Mastering cutting-edge technology is futureproofing the careers of thousands. However, a widening gap between hard and soft skills is having a major impact on the prospects of tomorrow’s workforce.
Today’s students are taught how to master technical skills from an early age. STEM learning is part of the curriculum at primary schools across Australia, and children as young as eight can attend coding camps. But this strong focus on hard skills has resulted in a soft skills lag. Somewhere along the road to technology revolution, skills such as communication and leadership took a backseat.
The rise of digitisation, automation and artificial intelligence underscored the critical nature of hard skills, meaning skills such as computer programming, web design and mathematics nabbed pole position in the minds of students, employers and even educators.
Now there’s a renewed attention on the lack of soft skills in the employment market.
These skills – the ability to communicate well, to work as a team and to learn from feedback – cannot be overlooked, underestimated or hurriedly learnt on the fly, said RMIT Master of Information Technology graduate Katrine Ren.
“If I miss some hard skill, I can learn from the books, from the course, from a lot of resources … there are open-source communities, but soft skills … we have to practise and we have to be trained properly,” she said.
Ren, who worked as a data analyst in China before studying at RMIT, polished communication skills and the ability to be open-minded are essential in any technical role.
“I think communication is still the top skill – the most important skill,” she said.
“For example, in a team project I did about big data, there were a lot of steps in the whole procedure like data processing, data transforming, and data analysing.
“Everyone in the team picked up a role and we then did our individual work, but we still needed to collaborate. Our work is not isolated – as a matter of fact, we need to know what others are doing and sometimes my work depends on what other people’s work is. So, it's quite important for us to have smooth communication.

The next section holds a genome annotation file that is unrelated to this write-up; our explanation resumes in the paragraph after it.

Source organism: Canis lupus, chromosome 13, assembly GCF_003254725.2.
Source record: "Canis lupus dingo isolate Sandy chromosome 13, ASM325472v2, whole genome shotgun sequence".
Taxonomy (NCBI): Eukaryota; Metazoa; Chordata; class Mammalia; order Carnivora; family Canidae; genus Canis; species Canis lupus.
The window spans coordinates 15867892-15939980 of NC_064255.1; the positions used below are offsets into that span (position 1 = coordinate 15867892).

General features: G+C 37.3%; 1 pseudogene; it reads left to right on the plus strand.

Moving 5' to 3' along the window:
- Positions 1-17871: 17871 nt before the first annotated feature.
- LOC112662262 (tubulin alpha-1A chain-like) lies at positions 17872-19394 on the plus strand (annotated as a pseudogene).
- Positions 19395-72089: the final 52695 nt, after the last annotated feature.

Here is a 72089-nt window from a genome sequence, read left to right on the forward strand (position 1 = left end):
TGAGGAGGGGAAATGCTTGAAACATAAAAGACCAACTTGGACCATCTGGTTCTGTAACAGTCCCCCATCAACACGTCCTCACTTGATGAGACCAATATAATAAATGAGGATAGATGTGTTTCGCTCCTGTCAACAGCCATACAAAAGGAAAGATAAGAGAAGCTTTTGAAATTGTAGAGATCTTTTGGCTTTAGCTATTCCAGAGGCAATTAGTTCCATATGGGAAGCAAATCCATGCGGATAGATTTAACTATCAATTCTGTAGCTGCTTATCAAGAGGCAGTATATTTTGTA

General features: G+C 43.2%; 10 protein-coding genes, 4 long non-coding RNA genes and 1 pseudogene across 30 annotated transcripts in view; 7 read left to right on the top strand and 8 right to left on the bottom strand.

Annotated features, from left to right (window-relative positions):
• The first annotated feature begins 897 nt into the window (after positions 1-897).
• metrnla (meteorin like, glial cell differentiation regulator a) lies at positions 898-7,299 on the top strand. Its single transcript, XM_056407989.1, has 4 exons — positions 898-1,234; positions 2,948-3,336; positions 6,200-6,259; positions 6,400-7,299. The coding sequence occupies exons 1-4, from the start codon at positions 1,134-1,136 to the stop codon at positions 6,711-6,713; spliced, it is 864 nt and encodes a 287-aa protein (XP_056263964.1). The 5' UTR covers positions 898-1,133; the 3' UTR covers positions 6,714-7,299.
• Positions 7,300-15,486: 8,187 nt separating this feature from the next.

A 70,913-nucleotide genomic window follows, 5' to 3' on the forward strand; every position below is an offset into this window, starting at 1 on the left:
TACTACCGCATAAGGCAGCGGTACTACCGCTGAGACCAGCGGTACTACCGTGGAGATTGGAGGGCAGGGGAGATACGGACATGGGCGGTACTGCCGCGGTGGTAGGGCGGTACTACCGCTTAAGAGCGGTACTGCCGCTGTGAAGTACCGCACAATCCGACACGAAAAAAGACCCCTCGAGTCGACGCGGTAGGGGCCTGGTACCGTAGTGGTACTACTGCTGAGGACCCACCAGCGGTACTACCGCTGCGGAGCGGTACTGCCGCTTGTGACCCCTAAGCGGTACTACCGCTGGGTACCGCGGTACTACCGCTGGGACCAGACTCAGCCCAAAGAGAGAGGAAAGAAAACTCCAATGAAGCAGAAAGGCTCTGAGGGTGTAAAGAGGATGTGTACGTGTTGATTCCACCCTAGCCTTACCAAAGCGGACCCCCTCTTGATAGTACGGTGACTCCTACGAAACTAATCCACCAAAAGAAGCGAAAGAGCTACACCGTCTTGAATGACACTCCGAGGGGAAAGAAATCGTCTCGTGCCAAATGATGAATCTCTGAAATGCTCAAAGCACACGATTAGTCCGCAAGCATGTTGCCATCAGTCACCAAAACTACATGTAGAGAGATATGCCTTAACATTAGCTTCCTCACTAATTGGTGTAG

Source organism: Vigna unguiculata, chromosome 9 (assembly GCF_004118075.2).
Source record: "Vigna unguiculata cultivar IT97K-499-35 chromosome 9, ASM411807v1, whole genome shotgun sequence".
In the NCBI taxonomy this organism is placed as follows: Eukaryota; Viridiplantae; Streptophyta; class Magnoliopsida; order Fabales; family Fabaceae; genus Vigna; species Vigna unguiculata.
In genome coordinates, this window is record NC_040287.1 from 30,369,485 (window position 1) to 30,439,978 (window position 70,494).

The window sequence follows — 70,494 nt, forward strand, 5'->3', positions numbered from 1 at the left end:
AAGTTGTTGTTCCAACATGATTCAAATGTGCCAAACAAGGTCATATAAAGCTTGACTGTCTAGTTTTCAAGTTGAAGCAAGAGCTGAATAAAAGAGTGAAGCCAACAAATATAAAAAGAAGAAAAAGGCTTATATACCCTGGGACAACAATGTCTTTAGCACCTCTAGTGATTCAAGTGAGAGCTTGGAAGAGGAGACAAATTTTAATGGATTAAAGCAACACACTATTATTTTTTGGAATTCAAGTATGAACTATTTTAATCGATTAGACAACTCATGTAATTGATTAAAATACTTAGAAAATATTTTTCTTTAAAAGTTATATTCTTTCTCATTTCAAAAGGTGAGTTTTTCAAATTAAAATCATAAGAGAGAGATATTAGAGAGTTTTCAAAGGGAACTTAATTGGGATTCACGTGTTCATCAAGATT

“I think being open-minded is another very significant ability or skill for a technical student because sometimes we'll receive a lot of feedback from others – from our peers, from teachers – and it's kind of human nature to defend ourselves when we hear different voices.
“So it's really important to handle this feedback properly.”
An internal review by Google revealed soft skills were the biggest indicator of success. By analysing their exit interviews, recruitment strategy and promotional data, the review found STEM skills were ranked last in the eight most important qualities of Google’s top employees.
The top characteristics of success at Google are all soft skills: being a good coach, communicating and listening well, possessing insights into other values and points of view, having empathy toward and being supportive of one’s colleagues, being a good critical thinker and problem-solver, and being able to make connections across complex ideas.
Such is the critical need, employers are prioritising job candidates with soft skills, said RMIT Associate Professor Lawrence Cavedon, Associate Dean, Computer Science and IT.
“We've been talking to lot of employers and getting feedback on the sort of skills that we need to really equip our students with, and, increasingly, the message we're getting is that, of course specialised technical knowledge is really valuable, but we'll take a person with really good soft skills first,” he said.
“So the best thing we can do as educators is get students lots of practise in these sorts of areas and that's what we try to design in our coursework, especially for the Master of Information Technology, to incorporate a lot of these types of non-technical skills into their practise because they are so important.”
Story: Kate Jones
Acknowledgement of country
RMIT University acknowledges the people of the Woi wurrung and Boon wurrung language groups of the eastern Kulin Nation on whose unceded lands we conduct the business of the University. RMIT University respectfully acknowledges their Ancestors and Elders, past and present. RMIT also acknowledges the Traditional Custodians and their Ancestors of the lands and waters across Australia where we conduct our business. - Artwork created by Louisa Bloomer
Acknowledgement of country
RMIT University acknowledges the people of the Woi wurrung and Boon wurrung language groups of the eastern Kulin Nation on whose unceded lands we conduct the business of the University. RMIT University respectfully acknowledges their Ancestors and Elders, past and present. RMIT also acknowledges the Traditional Custodians and their Ancestors of the lands and waters across Australia where we conduct our business.